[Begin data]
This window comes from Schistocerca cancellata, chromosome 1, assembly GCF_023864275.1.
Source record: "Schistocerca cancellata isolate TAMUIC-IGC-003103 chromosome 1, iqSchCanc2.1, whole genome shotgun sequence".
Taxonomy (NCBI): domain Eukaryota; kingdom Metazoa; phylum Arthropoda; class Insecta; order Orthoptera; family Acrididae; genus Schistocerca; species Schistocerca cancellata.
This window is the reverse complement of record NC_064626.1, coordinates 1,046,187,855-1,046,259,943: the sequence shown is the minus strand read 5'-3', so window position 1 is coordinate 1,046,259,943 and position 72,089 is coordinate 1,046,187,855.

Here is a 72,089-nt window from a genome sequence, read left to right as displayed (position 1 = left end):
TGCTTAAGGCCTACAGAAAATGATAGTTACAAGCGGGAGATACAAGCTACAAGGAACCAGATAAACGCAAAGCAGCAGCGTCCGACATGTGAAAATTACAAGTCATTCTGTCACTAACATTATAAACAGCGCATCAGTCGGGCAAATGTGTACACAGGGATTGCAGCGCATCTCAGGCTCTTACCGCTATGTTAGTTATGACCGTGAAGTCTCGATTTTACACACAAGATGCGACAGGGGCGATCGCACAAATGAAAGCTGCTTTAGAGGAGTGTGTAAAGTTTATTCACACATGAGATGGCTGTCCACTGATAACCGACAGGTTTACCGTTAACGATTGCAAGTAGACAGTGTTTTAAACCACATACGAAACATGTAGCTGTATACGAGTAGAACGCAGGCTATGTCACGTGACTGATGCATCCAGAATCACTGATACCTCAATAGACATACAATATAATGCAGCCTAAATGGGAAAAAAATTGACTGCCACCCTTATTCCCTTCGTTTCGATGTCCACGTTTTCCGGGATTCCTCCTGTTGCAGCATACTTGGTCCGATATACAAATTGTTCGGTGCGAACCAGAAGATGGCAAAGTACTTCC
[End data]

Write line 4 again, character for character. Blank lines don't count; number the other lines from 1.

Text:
This window is the reverse complement of record NC_064626.1, coordinates 1,046,187,855-1,046,259,943: the sequence shown is the minus strand read 5'-3', so window position 1 is coordinate 1,046,259,943 and position 72,089 is coordinate 1,046,187,855.